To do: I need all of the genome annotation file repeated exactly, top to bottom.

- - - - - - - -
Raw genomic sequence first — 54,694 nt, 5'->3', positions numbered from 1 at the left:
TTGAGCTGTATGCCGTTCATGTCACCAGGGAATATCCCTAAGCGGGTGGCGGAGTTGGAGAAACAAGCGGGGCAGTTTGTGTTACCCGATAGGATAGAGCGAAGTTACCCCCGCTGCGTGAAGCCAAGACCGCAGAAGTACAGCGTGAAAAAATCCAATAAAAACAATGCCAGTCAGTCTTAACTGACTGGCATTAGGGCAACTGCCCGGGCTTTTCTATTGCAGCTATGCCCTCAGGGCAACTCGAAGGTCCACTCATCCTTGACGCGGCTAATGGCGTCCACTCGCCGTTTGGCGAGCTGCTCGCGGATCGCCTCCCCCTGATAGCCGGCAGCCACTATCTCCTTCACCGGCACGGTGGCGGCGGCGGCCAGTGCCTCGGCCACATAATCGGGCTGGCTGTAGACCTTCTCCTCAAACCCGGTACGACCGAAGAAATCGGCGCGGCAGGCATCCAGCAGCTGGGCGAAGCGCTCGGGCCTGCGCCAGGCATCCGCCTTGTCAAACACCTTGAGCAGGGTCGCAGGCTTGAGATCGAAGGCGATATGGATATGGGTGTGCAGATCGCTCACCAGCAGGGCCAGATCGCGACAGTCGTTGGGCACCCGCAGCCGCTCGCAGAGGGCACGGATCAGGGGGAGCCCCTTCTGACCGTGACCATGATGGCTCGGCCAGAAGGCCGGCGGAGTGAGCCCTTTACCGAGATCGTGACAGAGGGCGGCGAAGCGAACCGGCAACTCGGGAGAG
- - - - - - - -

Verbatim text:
Raw genomic sequence first — 54,694 nt, 5'->3', positions numbered from 1 at the left:
TTGAGCTGTATGCCGTTCATGTCACCAGGGAATATCCCTAAGCGGGTGGCGGAGTTGGAGAAACAAGCGGGGCAGTTTGTGTTACCCGATAGGATAGAGCGAAGTTACCCCCGCTGCGTGAAGCCAAGACCGCAGAAGTACAGCGTGAAAAAATCCAATAAAAACAATGCCAGTCAGTCTTAACTGACTGGCATTAGGGCAACTGCCCGGGCTTTTCTATTGCAGCTATGCCCTCAGGGCAACTCGAAGGTCCACTCATCCTTGACGCGGCTAATGGCGTCCACTCGCCGTTTGGCGAGCTGCTCGCGGATCGCCTCCCCCTGATAGCCGGCAGCCACTATCTCCTTCACCGGCACGGTGGCGGCGGCGGCCAGTGCCTCGGCCACATAATCGGGCTGGCTGTAGACCTTCTCCTCAAACCCGGTACGACCGAAGAAATCGGCGCGGCAGGCATCCAGCAGCTGGGCGAAGCGCTCGGGCCTGCGCCAGGCATCCGCCTTGTCAAACACCTTGAGCAGGGTCGCAGGCTTGAGATCGAAGGCGATATGGATATGGGTGTGCAGATCGCTCACCAGCAGGGCCAGATCGCGACAGTCGTTGGGCACCCGCAGCCGCTCGCAGAGGGCACGGATCAGGGGGAGCCCCTTCTGACCGTGACCATGATGGCTCGGCCAGAAGGCCGGCGGAGTGAGCCCTTTACCGAGATCGTGACAGAGGGCGGCGAAGCGAACCGGCAACTCGGGAGAG